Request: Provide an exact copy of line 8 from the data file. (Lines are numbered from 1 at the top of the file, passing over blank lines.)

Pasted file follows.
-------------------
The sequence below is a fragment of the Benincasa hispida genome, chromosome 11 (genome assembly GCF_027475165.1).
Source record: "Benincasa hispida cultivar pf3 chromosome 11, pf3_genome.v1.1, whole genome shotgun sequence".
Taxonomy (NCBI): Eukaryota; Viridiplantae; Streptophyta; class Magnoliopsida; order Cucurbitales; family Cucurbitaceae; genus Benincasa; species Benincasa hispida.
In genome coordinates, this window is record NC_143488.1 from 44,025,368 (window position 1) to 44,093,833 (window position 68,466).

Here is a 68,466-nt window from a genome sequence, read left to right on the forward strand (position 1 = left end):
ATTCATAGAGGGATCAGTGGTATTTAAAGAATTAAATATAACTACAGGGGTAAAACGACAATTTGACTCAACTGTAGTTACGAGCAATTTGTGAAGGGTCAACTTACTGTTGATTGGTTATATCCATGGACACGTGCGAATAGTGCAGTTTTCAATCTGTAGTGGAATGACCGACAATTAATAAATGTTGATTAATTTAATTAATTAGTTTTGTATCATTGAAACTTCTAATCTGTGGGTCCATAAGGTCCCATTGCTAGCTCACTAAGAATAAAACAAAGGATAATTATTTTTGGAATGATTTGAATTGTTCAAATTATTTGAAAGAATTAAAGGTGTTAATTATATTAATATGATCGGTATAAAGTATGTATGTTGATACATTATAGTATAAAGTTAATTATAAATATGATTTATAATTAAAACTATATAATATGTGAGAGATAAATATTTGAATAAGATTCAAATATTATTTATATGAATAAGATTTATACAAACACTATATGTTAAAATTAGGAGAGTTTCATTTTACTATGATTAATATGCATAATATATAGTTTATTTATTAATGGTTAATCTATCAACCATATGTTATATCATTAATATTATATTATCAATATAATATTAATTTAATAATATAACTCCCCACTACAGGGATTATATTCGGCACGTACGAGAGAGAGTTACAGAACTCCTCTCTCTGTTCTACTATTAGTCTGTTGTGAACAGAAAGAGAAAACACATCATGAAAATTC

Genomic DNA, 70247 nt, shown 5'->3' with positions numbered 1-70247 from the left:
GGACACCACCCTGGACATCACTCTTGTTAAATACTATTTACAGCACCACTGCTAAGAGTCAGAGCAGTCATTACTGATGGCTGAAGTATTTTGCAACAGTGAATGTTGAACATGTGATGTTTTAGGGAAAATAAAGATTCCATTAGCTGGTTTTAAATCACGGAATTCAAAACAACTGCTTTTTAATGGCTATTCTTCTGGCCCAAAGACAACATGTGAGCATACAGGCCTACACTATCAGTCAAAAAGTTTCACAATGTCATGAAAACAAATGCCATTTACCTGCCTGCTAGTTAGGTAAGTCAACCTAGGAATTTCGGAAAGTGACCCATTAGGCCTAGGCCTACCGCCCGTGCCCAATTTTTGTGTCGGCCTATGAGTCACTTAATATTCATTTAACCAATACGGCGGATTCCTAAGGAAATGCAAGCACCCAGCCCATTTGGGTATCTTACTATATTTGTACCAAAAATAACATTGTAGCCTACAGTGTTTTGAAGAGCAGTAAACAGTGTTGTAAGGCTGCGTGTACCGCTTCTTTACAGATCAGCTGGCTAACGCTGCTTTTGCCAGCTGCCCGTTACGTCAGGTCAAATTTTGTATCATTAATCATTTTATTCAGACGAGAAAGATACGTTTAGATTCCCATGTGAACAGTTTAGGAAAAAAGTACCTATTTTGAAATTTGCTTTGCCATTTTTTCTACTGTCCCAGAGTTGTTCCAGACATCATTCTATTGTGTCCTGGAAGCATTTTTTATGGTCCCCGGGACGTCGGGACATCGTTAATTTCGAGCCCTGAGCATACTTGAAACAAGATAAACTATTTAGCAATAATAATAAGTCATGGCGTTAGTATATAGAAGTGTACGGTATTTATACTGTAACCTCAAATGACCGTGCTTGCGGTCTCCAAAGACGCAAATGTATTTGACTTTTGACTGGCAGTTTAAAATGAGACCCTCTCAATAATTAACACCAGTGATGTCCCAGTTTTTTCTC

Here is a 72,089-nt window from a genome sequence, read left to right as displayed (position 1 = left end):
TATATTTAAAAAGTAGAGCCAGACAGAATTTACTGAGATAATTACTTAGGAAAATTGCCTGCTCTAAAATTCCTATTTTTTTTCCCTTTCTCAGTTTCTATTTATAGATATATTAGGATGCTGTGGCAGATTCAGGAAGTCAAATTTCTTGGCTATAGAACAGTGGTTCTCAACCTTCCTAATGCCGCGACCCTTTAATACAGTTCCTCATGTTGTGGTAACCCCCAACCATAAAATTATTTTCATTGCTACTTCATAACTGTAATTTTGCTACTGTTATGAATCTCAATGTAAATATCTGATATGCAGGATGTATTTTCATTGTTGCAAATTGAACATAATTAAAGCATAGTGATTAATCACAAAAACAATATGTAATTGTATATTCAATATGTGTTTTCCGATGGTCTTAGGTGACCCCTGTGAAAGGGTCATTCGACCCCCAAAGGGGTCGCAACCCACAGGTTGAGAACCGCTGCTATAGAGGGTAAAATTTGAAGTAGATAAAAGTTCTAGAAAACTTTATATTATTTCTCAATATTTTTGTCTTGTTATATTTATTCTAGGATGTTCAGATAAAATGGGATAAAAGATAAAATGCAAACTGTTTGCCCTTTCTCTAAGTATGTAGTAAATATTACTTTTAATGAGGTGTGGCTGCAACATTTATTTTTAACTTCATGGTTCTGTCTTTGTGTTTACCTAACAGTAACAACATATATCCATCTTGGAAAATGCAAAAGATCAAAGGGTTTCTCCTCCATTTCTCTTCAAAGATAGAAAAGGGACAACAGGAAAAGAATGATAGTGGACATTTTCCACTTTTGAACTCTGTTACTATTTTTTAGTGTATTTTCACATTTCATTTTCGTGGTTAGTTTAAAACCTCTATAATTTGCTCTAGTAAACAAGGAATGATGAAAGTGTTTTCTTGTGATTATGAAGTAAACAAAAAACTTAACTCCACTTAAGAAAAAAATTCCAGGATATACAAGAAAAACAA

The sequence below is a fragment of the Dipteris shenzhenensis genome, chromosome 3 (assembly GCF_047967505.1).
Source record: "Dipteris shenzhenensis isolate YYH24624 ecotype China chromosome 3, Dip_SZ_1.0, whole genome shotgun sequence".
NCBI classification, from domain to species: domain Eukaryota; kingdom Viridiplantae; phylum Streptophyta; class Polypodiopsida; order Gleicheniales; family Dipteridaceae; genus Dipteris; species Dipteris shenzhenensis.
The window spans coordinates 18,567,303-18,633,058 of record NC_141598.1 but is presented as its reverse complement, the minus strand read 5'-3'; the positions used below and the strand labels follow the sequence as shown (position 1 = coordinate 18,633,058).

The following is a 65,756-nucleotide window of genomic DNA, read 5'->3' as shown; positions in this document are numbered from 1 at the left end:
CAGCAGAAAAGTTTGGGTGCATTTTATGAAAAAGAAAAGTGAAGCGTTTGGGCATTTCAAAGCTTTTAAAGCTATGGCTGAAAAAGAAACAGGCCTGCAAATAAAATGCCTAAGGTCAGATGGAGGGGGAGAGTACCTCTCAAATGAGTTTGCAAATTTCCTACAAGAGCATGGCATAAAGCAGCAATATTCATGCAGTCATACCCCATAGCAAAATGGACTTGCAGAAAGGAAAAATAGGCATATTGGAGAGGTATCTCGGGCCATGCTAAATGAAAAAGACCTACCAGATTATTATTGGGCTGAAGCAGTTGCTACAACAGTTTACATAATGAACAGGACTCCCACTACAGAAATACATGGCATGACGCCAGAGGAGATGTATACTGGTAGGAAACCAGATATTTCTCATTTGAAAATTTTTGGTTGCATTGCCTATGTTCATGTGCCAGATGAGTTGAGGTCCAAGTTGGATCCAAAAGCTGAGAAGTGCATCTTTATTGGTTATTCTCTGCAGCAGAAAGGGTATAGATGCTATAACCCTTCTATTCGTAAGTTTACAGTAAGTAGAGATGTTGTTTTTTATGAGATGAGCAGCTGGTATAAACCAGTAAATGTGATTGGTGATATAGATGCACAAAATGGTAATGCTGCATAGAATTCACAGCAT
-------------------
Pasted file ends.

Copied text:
GGACACCACCCTGGACATCACTCTTGTTAAATACTATTTACAGCACCACTGCTAAGAGTCAGAGCAGTCATTACTGATGGCTGAAGTATTTTGCAACAGTGAATGTTGAACATGTGATGTTTTAGGGAAAATAAAGATTCCATTAGCTGGTTTTAAATCACGGAATTCAAAACAACTGCTTTTTAATGGCTATTCTTCTGGCCCAAAGACAACATGTGAGCATACAGGCCTACACTATCAGTCAAAAAGTTTCACAATGTCATGAAAACAAATGCCATTTACCTGCCTGCTAGTTAGGTAAGTCAACCTAGGAATTTCGGAAAGTGACCCATTAGGCCTAGGCCTACCGCCCGTGCCCAATTTTTGTGTCGGCCTATGAGTCACTTAATATTCATTTAACCAATACGGCGGATTCCTAAGGAAATGCAAGCACCCAGCCCATTTGGGTATCTTACTATATTTGTACCAAAAATAACATTGTAGCCTACAGTGTTTTGAAGAGCAGTAAACAGTGTTGTAAGGCTGCGTGTACCGCTTCTTTACAGATCAGCTGGCTAACGCTGCTTTTGCCAGCTGCCCGTTACGTCAGGTCAAATTTTGTATCATTAATCATTTTATTCAGACGAGAAAGATACGTTTAGATTCCCATGTGAACAGTTTAGGAAAAAAGTACCTATTTTGAAATTTGCTTTGCCATTTTTTCTACTGTCCCAGAGTTGTTCCAGACATCATTCTATTGTGTCCTGGAAGCATTTTTTATGGTCCCCGGGACGTCGGGACATCGTTAATTTCGAGCCCTGAGCATACTTGAAACAAGATAAACTATTTAGCAATAATAATAAGTCATGGCGTTAGTATATAGAAGTGTACGGTATTTATACTGTAACCTCAAATGACCGTGCTTGCGGTCTCCAAAGACGCAAATGTATTTGACTTTTGACTGGCAGTTTAAAATGAGACCCTCTCAATAATTAACACCAGTGATGTCCCAGTTTTTTCTC